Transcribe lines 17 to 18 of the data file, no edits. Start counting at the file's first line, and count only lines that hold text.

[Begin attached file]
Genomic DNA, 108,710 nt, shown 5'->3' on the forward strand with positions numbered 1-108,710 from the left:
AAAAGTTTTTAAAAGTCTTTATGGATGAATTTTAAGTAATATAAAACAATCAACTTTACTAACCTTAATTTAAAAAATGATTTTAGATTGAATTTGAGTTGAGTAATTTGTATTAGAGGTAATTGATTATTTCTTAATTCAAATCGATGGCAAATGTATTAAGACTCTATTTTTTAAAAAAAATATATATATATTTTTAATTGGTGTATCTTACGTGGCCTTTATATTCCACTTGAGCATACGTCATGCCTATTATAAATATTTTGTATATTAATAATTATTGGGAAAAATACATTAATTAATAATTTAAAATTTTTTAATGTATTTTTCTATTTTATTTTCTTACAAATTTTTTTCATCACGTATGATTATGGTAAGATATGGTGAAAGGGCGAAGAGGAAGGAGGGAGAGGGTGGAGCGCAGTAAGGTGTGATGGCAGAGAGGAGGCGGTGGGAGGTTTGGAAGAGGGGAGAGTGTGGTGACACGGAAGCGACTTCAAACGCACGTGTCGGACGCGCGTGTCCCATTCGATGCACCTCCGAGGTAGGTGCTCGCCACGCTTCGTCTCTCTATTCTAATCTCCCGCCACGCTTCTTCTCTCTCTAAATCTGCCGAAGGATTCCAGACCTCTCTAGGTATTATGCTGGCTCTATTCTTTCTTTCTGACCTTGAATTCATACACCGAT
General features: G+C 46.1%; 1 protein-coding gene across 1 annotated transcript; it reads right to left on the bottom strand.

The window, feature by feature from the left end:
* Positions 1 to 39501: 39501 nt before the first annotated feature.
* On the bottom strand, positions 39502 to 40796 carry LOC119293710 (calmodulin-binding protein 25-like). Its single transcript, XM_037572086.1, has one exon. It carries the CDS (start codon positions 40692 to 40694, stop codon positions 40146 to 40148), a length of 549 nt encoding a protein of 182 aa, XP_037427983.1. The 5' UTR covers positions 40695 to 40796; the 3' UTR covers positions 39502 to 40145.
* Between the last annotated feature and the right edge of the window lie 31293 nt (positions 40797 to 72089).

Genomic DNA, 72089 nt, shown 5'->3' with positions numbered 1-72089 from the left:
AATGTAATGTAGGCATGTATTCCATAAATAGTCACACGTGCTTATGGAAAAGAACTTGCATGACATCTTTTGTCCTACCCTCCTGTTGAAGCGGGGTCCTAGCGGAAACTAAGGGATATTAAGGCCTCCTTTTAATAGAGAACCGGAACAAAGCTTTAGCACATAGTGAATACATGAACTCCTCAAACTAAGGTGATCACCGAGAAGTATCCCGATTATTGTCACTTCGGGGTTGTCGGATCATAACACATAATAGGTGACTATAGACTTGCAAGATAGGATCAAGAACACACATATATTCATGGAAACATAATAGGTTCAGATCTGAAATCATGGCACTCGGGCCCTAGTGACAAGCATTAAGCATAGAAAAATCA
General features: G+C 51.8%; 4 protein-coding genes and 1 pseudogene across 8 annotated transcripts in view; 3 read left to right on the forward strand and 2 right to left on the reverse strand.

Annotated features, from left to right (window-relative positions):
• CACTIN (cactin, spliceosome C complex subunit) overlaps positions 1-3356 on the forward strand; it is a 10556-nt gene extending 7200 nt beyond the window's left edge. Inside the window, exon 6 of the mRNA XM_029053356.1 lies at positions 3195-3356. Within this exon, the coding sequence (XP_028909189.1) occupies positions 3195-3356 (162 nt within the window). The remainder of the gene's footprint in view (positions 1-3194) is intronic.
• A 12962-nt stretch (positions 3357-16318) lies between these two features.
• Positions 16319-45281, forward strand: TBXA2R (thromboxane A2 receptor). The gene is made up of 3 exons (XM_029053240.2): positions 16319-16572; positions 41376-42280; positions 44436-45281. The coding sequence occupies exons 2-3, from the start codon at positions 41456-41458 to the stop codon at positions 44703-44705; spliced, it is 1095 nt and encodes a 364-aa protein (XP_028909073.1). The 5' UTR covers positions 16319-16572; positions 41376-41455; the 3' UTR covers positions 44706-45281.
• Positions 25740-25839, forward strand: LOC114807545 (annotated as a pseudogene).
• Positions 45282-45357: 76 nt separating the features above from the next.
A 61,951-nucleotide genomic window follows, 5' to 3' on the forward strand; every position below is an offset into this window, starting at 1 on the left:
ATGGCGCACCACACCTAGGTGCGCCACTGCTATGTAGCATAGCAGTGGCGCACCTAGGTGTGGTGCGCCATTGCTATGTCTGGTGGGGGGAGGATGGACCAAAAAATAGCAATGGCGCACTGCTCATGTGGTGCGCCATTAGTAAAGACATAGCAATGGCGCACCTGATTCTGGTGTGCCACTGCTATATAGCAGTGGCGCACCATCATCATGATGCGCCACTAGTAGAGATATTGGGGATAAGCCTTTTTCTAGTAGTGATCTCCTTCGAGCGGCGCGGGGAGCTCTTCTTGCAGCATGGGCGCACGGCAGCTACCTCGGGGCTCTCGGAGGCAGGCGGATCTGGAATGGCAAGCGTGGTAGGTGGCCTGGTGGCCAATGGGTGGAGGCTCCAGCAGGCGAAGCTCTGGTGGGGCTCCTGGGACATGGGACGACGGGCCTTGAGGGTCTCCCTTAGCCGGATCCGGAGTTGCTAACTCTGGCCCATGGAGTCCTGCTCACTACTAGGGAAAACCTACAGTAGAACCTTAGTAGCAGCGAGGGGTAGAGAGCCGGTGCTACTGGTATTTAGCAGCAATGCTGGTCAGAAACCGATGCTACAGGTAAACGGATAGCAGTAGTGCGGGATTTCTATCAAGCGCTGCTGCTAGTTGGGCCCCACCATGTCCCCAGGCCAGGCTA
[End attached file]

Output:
A 61,951-nucleotide genomic window follows, 5' to 3' on the forward strand; every position below is an offset into this window, starting at 1 on the left:
ATGGCGCACCACACCTAGGTGCGCCACTGCTATGTAGCATAGCAGTGGCGCACCTAGGTGTGGTGCGCCATTGCTATGTCTGGTGGGGGGAGGATGGACCAAAAAATAGCAATGGCGCACTGCTCATGTGGTGCGCCATTAGTAAAGACATAGCAATGGCGCACCTGATTCTGGTGTGCCACTGCTATATAGCAGTGGCGCACCATCATCATGATGCGCCACTAGTAGAGATATTGGGGATAAGCCTTTTTCTAGTAGTGATCTCCTTCGAGCGGCGCGGGGAGCTCTTCTTGCAGCATGGGCGCACGGCAGCTACCTCGGGGCTCTCGGAGGCAGGCGGATCTGGAATGGCAAGCGTGGTAGGTGGCCTGGTGGCCAATGGGTGGAGGCTCCAGCAGGCGAAGCTCTGGTGGGGCTCCTGGGACATGGGACGACGGGCCTTGAGGGTCTCCCTTAGCCGGATCCGGAGTTGCTAACTCTGGCCCATGGAGTCCTGCTCACTACTAGGGAAAACCTACAGTAGAACCTTAGTAGCAGCGAGGGGTAGAGAGCCGGTGCTACTGGTATTTAGCAGCAATGCTGGTCAGAAACCGATGCTACAGGTAAACGGATAGCAGTAGTGCGGGATTTCTATCAAGCGCTGCTGCTAGTTGGGCCCCACCATGTCCCCAGGCCAGGCTA